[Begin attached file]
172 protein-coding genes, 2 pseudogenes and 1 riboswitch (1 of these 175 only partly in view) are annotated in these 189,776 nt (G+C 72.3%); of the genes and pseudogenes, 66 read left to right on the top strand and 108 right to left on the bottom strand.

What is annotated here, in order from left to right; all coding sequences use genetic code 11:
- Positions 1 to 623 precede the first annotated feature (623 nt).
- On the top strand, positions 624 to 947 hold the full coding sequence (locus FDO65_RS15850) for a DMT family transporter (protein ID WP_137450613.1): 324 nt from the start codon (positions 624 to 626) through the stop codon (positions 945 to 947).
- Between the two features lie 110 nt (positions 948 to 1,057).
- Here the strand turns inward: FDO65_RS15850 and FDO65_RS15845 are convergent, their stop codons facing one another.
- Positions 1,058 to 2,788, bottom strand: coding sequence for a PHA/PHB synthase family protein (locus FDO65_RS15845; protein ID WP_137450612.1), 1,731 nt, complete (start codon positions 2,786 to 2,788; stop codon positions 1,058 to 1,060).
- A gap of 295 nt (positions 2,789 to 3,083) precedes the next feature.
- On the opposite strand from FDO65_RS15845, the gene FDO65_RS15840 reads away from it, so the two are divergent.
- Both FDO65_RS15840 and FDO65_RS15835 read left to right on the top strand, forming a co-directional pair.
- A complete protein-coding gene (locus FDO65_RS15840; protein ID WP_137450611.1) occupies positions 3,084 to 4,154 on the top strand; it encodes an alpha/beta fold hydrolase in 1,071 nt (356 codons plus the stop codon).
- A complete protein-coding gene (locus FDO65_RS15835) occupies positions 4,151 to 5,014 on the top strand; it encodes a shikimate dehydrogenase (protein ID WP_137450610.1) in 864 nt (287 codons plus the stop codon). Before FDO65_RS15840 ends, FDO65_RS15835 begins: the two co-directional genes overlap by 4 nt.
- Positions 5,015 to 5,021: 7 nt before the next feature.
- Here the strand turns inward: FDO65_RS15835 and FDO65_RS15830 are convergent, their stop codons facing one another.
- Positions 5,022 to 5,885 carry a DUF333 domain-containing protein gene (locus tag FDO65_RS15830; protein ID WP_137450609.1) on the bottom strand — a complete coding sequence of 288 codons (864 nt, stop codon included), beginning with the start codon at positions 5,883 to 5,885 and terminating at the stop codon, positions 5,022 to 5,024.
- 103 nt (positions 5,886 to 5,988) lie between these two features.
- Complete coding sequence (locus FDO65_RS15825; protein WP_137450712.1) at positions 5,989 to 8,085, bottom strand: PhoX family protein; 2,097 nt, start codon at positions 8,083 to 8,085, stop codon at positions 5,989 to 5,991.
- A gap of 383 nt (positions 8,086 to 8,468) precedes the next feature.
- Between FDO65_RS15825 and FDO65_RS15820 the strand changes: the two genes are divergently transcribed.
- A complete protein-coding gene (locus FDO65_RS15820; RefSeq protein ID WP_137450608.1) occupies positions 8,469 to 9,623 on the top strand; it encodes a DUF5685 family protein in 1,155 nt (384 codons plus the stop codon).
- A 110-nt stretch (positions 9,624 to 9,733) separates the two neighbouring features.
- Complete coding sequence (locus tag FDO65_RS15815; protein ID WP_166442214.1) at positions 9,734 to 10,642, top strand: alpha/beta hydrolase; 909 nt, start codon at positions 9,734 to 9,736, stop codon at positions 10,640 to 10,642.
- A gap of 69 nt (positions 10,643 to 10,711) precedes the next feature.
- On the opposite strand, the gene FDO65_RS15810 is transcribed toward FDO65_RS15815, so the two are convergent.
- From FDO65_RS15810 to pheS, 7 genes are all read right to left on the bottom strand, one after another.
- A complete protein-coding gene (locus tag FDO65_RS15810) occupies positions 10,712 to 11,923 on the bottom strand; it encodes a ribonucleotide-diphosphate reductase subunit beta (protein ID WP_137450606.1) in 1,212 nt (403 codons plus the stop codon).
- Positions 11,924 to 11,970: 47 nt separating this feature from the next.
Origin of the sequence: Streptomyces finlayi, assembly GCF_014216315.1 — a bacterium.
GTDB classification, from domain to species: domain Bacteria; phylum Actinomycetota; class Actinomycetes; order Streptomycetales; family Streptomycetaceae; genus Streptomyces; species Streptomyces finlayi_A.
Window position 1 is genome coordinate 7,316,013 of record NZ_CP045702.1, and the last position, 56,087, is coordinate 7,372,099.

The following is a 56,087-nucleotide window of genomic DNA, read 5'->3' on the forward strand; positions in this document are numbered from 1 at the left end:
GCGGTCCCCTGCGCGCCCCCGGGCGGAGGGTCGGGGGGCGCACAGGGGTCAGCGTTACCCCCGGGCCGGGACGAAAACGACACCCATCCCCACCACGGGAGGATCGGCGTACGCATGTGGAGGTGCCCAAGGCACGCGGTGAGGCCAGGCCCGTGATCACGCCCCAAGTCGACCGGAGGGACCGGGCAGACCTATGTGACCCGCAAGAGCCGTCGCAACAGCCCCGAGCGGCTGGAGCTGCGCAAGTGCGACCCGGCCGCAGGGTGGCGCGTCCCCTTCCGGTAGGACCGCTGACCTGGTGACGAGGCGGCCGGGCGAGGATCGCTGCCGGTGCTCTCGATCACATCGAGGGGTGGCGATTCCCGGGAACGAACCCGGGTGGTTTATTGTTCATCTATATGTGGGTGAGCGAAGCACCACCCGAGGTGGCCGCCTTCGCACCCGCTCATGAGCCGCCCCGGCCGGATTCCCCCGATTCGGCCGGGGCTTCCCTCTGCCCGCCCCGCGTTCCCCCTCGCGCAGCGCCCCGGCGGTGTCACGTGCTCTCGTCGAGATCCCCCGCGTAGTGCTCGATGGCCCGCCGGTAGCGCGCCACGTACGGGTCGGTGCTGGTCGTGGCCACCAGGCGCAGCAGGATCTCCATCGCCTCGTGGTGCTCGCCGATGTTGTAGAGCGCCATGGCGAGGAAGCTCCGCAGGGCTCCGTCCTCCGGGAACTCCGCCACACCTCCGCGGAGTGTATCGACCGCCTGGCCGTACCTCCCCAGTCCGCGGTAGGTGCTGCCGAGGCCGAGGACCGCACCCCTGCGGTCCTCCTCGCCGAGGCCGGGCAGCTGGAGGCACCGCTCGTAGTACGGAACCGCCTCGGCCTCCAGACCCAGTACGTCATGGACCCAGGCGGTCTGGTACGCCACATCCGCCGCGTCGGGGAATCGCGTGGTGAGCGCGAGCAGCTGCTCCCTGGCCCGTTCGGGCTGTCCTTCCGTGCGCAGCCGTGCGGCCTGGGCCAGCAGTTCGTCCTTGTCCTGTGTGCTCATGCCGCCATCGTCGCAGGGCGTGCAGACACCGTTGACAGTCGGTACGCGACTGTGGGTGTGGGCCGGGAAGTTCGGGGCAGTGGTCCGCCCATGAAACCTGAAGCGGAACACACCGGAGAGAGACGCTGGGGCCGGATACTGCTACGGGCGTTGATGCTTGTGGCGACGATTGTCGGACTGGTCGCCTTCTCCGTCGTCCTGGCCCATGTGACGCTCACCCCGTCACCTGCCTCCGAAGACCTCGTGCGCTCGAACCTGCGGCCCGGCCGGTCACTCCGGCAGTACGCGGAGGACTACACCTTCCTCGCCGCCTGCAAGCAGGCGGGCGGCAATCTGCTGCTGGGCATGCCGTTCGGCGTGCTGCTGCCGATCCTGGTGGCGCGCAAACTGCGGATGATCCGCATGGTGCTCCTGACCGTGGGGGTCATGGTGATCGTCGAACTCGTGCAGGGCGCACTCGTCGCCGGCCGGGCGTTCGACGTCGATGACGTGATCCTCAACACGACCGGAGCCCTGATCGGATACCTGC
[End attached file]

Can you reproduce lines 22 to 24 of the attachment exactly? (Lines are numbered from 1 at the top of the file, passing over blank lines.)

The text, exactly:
- Complete coding sequence (locus tag FDO65_RS15815; protein ID WP_166442214.1) at positions 9,734 to 10,642, top strand: alpha/beta hydrolase; 909 nt, start codon at positions 9,734 to 9,736, stop codon at positions 10,640 to 10,642.
- A gap of 69 nt (positions 10,643 to 10,711) precedes the next feature.
- On the opposite strand, the gene FDO65_RS15810 is transcribed toward FDO65_RS15815, so the two are convergent.